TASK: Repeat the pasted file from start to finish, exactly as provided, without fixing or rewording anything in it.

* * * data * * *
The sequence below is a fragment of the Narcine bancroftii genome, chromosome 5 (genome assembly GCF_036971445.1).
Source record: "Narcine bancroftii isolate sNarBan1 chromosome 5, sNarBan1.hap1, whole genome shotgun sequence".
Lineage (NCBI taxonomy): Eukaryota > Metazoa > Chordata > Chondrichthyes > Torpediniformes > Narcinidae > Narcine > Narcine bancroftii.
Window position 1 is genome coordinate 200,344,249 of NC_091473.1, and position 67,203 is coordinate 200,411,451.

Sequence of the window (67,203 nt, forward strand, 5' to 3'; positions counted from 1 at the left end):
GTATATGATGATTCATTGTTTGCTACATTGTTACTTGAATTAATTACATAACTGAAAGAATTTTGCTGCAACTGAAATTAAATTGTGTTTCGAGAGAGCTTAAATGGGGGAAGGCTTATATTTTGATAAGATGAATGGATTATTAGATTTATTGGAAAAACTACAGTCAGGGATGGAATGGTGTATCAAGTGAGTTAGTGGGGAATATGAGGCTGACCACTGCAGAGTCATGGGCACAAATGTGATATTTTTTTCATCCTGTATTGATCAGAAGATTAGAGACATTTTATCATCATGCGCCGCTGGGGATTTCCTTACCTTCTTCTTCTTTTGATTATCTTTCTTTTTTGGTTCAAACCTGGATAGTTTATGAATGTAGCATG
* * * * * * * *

The sequence below is a fragment of the Narcine bancroftii genome, chromosome 5 (genome assembly GCF_036971445.1).
Source record: "Narcine bancroftii isolate sNarBan1 chromosome 5, sNarBan1.hap1, whole genome shotgun sequence".
Lineage (NCBI taxonomy): Eukaryota > Metazoa > Chordata > Chondrichthyes > Torpediniformes > Narcinidae > Narcine > Narcine bancroftii.
Window position 1 is genome coordinate 200,344,249 of NC_091473.1, and position 67,203 is coordinate 200,411,451.

Sequence of the window (67,203 nt, forward strand, 5' to 3'; positions counted from 1 at the left end):
GTATATGATGATTCATTGTTTGCTACATTGTTACTTGAATTAATTACATAACTGAAAGAATTTTGCTGCAACTGAAATTAAATTGTGTTTCGAGAGAGCTTAAATGGGGGAAGGCTTATATTTTGATAAGATGAATGGATTATTAGATTTATTGGAAAAACTACAGTCAGGGATGGAATGGTGTATCAAGTGAGTTAGTGGGGAATATGAGGCTGACCACTGCAGAGTCATGGGCACAAATGTGATATTTTTTTCATCCTGTATTGATCAGAAGATTAGAGACATTTTATCATCATGCGCCGCTGGGGATTTCCTTACCTTCTTCTTCTTTTGATTATCTTTCTTTTTTGGTTCAAACCTGGATAGTTTATGAATGTAGCATG